President Barack Obama declared his belief that “same-sex couples should be able to get married” Wednesday, potentially elevating the polarizing issue of gay marriage to a new level for the 2012 election.
Obama’s previous position was support for civil unions but opposition to same-sex marriage. During the 2008 campaign he said that he believed marriage was between a man and a woman. But in recent months, Obama said his views on gay marriage were “evolving.”
The announcement was the first by a sitting president, and Republican challenger Mitt Romney swiftly disagreed with it. “I believe that marriage is between a man and a woman,” he said while campaigning in Oklahoma.
Gay rights advocates cheered Obama’s declaration, which they had long urged him to make.
“I think it shows what a bold leader he is,” said Steve Hildebrand, an openly gay Sioux Falls-based political strategist who helped manage Obama’s 2008 campaign. “I think he understands the country in a global way that all people should be included in having constitutional rights to marry.”
Obama revealed his decision after a series of events that made clear the political ground was shifting. In an interview with ABC in which he blended the personal and the presidential, Obama said “it wouldn’t dawn” on his daughters, Sasha and Malia, that some of their friends’ parents would be treated differently than others. He said he also thought of aides “who are in incredibly committed monogamous same-sex relationships who are raising kids together.”
Social conservatives condemned the move.
“Marriage is a fundamental bedrock of our society,” said Dale Bartscher, executive director of the Rapid City-based Family Heritage Alliance. “Marriage has been defined through history as that relationship and a union between a man and a woman who make a permanent, exclusive commitment to each other, the type that is naturally or inherently fulfilled by bearing and rearing children together… President Obama’s lack of respect for the definition of marriage is historically unbelievable.”
The president said he was taking a personal position. Aides said the president’s shift would have no impact on current policies, and he continues to believe that marriage is an issue best decided by states.
“I have hesitated on gay marriage in part because I thought that civil unions would be sufficient,” Obama said in the interview. He added, “I was sensitive to the fact that for a lot of people the word ‘marriage’ was something that evokes very powerful traditions, religious beliefs and so forth.”
Now, he said, “it is important for me personally to go ahead and affirm that same-sex couples should be able to get married.”
South Dakota’s Congressional delegation gave a muted response to Obama’s announcement.
Asked for a comment, Rep. Kristi Noem, R-S.D., released a statement opposing Obama’s new position.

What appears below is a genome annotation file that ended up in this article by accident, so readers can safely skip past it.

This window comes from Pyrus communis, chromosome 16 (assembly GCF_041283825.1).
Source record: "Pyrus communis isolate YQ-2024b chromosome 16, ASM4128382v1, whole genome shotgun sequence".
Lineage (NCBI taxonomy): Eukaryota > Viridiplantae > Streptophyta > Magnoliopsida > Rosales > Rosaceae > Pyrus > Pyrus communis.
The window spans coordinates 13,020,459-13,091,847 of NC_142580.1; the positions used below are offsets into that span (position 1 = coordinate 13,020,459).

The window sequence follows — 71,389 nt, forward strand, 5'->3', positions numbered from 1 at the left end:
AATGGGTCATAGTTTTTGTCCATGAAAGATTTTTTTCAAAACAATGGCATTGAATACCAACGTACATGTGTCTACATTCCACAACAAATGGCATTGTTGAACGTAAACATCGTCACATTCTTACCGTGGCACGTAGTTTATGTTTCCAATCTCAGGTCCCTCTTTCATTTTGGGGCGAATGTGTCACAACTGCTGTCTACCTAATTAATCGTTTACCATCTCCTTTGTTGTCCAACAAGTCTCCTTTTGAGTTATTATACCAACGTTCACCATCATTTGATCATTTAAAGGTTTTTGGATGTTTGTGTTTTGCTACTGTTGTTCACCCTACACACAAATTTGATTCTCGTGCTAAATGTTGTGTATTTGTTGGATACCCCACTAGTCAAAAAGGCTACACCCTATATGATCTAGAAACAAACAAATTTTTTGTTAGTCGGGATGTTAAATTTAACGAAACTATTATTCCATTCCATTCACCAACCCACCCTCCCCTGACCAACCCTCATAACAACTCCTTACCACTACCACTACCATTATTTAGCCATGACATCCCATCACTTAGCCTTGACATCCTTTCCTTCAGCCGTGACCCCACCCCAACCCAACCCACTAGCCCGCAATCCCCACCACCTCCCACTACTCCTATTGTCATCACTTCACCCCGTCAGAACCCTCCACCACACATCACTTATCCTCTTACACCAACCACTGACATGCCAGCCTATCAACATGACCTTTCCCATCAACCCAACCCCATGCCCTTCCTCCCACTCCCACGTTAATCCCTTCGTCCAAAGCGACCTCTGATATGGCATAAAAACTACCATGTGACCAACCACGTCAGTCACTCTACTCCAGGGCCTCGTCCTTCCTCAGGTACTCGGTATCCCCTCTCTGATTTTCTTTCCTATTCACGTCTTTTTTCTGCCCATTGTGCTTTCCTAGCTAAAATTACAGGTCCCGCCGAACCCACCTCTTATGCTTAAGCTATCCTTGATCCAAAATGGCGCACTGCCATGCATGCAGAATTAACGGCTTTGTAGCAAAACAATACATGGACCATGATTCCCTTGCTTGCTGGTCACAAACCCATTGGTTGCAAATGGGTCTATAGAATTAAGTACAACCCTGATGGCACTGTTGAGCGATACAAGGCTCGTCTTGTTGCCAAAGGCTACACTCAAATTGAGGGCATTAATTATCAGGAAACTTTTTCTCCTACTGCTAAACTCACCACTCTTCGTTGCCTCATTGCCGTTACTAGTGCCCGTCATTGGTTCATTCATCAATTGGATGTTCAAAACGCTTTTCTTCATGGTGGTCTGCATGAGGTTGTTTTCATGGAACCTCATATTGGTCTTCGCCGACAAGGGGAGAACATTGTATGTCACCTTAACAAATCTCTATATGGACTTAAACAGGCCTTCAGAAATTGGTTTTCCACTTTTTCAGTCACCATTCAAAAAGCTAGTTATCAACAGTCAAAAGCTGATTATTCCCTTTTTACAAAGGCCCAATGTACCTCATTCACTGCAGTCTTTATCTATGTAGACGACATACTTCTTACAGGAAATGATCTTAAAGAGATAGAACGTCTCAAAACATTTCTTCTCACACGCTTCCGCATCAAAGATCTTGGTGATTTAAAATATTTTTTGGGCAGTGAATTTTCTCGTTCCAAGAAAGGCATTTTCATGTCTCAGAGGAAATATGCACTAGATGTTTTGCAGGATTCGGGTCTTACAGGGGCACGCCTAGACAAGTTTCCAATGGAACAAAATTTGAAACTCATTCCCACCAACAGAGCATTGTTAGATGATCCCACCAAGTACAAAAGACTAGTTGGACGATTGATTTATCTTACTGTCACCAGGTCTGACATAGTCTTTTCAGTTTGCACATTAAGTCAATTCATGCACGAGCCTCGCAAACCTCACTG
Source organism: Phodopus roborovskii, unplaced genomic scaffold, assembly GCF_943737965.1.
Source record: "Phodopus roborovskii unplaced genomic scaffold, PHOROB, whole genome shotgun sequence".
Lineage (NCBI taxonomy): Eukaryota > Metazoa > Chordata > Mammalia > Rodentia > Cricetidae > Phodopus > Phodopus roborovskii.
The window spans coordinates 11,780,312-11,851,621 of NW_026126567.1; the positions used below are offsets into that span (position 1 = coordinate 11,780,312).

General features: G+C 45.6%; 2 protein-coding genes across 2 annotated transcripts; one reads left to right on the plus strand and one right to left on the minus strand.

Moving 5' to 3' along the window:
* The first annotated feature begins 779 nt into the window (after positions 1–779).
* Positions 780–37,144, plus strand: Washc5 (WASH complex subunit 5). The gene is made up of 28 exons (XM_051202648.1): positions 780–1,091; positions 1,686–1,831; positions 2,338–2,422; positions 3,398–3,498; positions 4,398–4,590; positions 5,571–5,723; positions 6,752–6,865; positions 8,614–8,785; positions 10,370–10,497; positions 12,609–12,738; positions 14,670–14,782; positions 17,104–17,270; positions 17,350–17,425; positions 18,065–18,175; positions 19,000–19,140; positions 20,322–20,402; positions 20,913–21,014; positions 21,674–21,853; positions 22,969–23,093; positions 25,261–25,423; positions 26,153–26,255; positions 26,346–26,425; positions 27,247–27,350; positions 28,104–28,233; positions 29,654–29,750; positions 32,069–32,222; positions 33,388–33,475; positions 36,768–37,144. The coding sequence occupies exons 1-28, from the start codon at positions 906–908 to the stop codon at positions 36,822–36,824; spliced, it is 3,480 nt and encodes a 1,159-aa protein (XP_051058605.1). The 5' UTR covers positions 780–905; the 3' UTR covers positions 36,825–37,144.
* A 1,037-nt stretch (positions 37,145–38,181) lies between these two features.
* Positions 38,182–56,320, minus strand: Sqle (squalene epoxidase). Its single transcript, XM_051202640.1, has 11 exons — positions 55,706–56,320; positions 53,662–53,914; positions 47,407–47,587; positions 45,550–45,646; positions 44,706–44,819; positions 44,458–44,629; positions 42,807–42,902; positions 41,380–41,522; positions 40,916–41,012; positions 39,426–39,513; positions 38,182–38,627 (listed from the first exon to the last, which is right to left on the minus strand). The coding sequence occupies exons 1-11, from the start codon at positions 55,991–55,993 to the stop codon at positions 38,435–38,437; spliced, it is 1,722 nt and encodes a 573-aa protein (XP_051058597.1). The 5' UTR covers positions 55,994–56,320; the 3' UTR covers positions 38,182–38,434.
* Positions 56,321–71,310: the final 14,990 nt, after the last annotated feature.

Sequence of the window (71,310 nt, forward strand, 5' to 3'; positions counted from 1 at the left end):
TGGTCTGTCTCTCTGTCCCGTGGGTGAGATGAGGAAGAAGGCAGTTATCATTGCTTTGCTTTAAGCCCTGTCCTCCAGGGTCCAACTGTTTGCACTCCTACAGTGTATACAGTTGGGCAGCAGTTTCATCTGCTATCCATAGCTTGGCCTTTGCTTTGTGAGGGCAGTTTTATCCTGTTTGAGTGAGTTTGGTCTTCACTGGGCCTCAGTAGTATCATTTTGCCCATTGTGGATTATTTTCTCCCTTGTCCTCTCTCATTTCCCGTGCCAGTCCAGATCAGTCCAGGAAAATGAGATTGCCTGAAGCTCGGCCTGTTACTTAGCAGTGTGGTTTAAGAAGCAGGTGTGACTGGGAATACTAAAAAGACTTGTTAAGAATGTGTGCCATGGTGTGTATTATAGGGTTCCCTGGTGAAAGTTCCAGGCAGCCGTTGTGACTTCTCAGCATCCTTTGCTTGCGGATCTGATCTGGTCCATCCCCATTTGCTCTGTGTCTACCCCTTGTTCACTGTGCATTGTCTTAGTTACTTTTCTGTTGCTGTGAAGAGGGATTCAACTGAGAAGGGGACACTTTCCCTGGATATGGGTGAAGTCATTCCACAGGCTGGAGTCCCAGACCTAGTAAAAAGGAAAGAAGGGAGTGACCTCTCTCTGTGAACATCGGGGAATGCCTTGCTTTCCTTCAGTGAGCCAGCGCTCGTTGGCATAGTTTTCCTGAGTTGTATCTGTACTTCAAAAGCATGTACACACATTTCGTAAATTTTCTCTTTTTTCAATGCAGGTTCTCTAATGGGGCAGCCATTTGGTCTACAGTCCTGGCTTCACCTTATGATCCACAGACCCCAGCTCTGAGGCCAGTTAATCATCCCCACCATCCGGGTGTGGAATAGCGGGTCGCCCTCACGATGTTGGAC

“I disagree with the President and continue to believe marriage is between a man and a woman,” Noem said.
Senators Tim Johnson and John Thune were even more cautious.
A spokesman for Thune simply replied by email that the South Dakota Republican’s “position on this issue has not changed.”
Thune has opposed same-sex marriage. In 2006, he released a statement saying that “the fabric of our society is under attack by anti-family activists with a narrow agenda aimed at dissolving the definition of marriage that has existed since the birth of civilization.”
Johnson released a statement saying same-sex marriage wasn’t an issue for Congress.
“Marriage law is a state issue,” Johnson said in the statement. “It is up to each state to decide what its marriage laws are.”
Bartscher predicted Obama’s announcement would galvanize social conservatives to come to the polls and defeat the president.
“I think it is a rallying cry to support the sacred institution of marriage,” Bartscher said.
Don Frankenfeld, a Rapid City economist who is one of the founders of the pro-gay rights group Equality South Dakota, disagreed.
“If you look at raw political dynamic, it’s likely that most of those people who would be happy with the decision are already supporters of Obama, and more importantly, people who would be unhappy with the decision weren’t going to vote for the guy anyway,” Frankenfeld said.
Senior administration officials said Obama came to the conclusion that gay couples should have the right to legally marry earlier this year and had planned to make his views known publicly before the Democratic National Convention in early September.
Hildebrand said he has had discussions with Obama about same-sex marriage since the 2008 election.
“I believe it’s what’s been in his heart for many years,” Hildebrand said of Wednesday’s announcement.
As recently as eight years ago, conservatives in several states maneuvered successfully to place questions relating to gay marriage on the ballot as a way of boosting turnout for President George W. Bush’s re-election.
Now, nationwide polling suggests increasing acceptance of gay marriage. In a national survey released earlier this month, Gallup reported 50 percent of those polled said it should be legal, and 48 percent were opposed. Democrats favored by a margin of roughly 2-1, while Republicans opposed it by an even bigger margin. Among independents, 57 percent expressed support, and 40 percent were opposed.
Frankenfeld said those numbers showed a future where “most states… will allow gay marriage.”
“The facts are, 30 states have constitutional amendments protecting marriage,” Bartscher said. “That’s where the people vote. That’s where the people speak. (Obama’s) on the wrong side of this issue.”
The Associated Press contributed to this report.
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